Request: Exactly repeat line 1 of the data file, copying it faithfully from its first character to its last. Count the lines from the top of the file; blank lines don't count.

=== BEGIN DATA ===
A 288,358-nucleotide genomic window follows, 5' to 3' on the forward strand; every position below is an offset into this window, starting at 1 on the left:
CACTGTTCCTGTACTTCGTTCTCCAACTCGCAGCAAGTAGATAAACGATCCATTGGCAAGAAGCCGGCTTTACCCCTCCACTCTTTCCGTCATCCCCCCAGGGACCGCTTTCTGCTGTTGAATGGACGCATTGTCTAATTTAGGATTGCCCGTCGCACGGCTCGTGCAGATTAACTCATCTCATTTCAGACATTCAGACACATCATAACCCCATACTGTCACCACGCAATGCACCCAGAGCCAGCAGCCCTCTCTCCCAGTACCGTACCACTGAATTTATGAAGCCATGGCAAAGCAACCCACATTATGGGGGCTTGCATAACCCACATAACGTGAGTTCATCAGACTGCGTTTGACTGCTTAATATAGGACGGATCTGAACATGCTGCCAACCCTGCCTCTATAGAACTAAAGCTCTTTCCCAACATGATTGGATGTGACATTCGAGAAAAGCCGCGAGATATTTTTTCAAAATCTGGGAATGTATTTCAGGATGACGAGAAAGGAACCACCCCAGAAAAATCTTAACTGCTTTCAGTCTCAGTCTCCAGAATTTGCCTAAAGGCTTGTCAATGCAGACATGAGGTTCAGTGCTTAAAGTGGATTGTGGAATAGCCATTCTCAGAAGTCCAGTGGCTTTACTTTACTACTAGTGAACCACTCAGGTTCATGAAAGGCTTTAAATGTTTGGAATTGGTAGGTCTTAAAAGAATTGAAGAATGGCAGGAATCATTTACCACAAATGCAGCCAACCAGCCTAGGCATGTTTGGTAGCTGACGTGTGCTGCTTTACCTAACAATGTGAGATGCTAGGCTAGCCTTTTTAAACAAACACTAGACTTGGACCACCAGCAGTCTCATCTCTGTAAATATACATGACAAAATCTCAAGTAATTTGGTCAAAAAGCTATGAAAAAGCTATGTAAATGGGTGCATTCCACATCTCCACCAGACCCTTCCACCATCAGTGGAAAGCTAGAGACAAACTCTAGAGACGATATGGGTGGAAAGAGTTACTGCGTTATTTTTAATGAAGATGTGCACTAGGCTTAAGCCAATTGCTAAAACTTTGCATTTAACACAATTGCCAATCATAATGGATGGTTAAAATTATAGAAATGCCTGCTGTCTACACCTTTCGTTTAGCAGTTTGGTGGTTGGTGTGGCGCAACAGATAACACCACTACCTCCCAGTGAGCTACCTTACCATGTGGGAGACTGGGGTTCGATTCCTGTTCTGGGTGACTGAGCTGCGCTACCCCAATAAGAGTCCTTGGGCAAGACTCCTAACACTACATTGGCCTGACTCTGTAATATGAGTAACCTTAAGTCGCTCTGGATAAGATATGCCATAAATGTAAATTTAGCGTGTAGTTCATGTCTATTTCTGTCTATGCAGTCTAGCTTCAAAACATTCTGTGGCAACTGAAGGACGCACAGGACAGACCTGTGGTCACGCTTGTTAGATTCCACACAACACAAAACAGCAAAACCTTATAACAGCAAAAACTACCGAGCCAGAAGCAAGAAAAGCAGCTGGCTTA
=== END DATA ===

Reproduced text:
A 288,358-nucleotide genomic window follows, 5' to 3' on the forward strand; every position below is an offset into this window, starting at 1 on the left: